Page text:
Distinctly Catholic

Bishops Back SNAP


No, not that SNAP! As the House debates the Farm Bill, the USCCB joined Catholic Relief Services and the National Catholic Rural Life Conference in a letter to chair and ranking members of the House Agricultural Committee, urging them not to support a proposed cut of $16 billion in the Supplemental Nutrition Assistance Program (SNAP). The letter praised proposals to increase funding for the Emergency Food Assistance Program and for aid to the poorest countries. You can read the press release by clicking here.

For an in-depth look at the issue, check out this article at TNR by Amy Sullivan.

Class Struggles


Class is everywhere these days. Not “class” as in “class act” but “class” as in “class struggle.” Yet, Americans remain reluctant to even employ the language that best fits the growing economic and cultural divides within this country. It is part of our national myth that our society is not and never has been hidebound by class distinctions the way, say, the Brits are. Our Constitution forbids titles of nobility. There are only two ways to gain membership in the House of Windsor, you must be born into it or you must marry into it. In America, we believe, anyone can make it to the top.

Racial/Religious Attitudes on Health Care Reform


Robert P. Jones, in an article at HuffPost, shows how attitudes towards health care reform breakdown along racial and religious divides. One thing is clear from his findings: white evangelicals are getting bad information about the ACA. He reports only 1-in-5 white evangelicals think the law will lead to increased access. You may agree or disagree with the methods the ACA adopts to achieve increased access. There is not doubt it will increase access.

Abp Lori: Scatenato!


I did not attend the closing Mass at the Fortnight for Freedom, held at Washington's National Shrine. I did watch the video of Archbishop Chaput's homily and, as I wrote last week, his sermon was quite good. But, I missed something that happened at the end of the Mass. Archbishop William Lori asked the congregation to take out their I-phones or similar hand-held devices and to text the word "freedom" or "libertad" to the number he provided. You can see the video here.

More Conservative Craziness


To observe that Father John Zuhlsdorf is a crank is like observing that the sun rises in the East. You don't get points for stating the obvious.

But, at the end of this post, in which he rightly faults President Obama for his response to a question about the HHS mandate, Zuhlsdorf includes a fake poster showing, in a row, Karl Marx, Vladimir Lenin, Mao-Zedong, and Obama. This crosses the line, even for someone as off-kilter as Zuhlsdorf. Marx, of course, was a writer and thinker, not a politician, so he fits rather oddly with the quartet: In Moscow, after the collapse of communism, the statues of Lenin were hurled from their pedastals, but not the statue of Marx not far from Red Square. There, the inscribed motto was altered, and not by much, to read: "Workers of the World, I'm Sorry." But, Lenin was bloodthirsty. Mao was one of the great mass murders of the 20th century. To put Obama with them is so wrong, I don't know where to begin.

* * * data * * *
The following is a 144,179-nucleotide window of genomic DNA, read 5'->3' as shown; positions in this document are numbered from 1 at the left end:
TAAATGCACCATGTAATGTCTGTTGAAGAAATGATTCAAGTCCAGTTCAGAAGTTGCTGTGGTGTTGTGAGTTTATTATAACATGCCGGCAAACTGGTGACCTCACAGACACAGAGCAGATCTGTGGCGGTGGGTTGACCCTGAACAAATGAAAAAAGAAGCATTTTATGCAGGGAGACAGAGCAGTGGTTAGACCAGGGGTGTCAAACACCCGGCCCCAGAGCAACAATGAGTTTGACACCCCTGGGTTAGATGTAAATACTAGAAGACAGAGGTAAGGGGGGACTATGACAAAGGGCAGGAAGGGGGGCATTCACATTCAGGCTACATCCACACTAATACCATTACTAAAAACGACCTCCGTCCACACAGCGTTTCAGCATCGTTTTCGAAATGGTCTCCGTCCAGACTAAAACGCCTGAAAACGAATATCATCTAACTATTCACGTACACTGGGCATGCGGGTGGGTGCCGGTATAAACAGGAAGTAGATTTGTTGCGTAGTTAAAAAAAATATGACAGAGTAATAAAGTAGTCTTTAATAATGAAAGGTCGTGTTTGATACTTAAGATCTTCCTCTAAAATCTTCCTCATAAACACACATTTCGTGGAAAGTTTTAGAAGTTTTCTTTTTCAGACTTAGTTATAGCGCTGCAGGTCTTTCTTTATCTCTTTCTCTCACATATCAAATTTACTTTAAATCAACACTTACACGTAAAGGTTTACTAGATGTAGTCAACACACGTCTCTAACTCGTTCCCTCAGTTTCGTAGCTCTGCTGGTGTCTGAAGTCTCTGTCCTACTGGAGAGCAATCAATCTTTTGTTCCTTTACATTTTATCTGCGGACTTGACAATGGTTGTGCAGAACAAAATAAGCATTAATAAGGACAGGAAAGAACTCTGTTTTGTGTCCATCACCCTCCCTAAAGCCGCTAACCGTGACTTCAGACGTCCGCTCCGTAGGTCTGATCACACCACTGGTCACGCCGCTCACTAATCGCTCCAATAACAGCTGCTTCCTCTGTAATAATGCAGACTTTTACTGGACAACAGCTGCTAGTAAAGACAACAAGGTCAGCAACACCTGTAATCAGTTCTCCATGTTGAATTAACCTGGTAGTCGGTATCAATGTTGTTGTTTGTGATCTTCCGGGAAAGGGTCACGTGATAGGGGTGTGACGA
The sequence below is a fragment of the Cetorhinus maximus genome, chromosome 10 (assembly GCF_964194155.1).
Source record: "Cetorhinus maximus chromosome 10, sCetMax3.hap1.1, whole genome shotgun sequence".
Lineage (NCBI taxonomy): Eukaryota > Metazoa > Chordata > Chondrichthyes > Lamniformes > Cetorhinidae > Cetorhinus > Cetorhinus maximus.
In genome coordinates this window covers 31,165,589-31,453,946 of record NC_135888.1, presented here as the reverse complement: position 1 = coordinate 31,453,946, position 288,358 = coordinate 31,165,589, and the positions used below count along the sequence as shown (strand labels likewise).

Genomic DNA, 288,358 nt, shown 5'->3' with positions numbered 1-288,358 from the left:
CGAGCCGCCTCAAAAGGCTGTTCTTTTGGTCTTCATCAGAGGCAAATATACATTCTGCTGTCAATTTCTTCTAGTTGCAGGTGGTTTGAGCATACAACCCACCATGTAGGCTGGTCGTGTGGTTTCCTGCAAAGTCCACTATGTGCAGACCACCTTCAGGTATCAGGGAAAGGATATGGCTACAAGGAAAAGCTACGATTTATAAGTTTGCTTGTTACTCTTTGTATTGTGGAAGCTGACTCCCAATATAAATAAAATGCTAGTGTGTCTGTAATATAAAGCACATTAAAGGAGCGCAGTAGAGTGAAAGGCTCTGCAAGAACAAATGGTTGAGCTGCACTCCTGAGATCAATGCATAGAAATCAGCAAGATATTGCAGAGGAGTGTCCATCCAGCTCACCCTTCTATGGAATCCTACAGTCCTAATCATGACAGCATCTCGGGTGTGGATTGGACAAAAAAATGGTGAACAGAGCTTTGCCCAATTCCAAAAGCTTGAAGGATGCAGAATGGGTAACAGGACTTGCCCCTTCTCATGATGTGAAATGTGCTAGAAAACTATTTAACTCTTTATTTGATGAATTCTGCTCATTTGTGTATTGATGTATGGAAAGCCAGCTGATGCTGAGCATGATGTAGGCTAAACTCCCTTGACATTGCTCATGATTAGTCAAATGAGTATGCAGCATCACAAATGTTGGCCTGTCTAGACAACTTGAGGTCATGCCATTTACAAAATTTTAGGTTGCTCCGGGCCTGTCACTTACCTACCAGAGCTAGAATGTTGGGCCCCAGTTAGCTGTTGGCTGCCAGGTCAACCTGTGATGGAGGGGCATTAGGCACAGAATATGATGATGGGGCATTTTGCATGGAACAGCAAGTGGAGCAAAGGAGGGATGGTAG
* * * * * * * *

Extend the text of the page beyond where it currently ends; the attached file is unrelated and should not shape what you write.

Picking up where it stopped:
GOP Govs & Medicaid


While most of us at NCR were breathing a sigh of relief over the Supreme Court's decision on the Affordable Care Act, the Court's ruling regarding the expansion of Medicaid is troubling. Sort of. On legal grounds, I suspect the Court got it right - the idea that the federal government could withdraw already pledged funds to the states to entice those same states to sign on for the expansion of Medicaid runs counter to the ideas of federalism at the heart of the Constitution.

Obama's Problem


Yesterday, I looked at Romney’s problem, the need to continually conciliate a rabid base while not alienating moderate, swing voters, a task made more difficult because Romney simply does not talk or walk like either a wild-eyed libertarian or an evangelical zealot.

For President Obama, the problem is difficult but it also has to do with the fact that he has proven himself incapable of talking and walking like his party’s base. He, like Romney, is stuck with a personality that is strangely out-of-touch with the job he holds.

Camosy on Singer


Fordham's Charles Camosy has a new book out - "Peter Singer and Christian Ethics: Beyond Polarization" - and, over at America, Camosy has a podcast up discussing his work. I have started Camosy's book, but had to set it aside to do some reading on assignment, but I hope to have a review of it posted next week. In the meantime, get Camosy in his own words on the podcast.


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In This Issue

April 21-May 4, 2017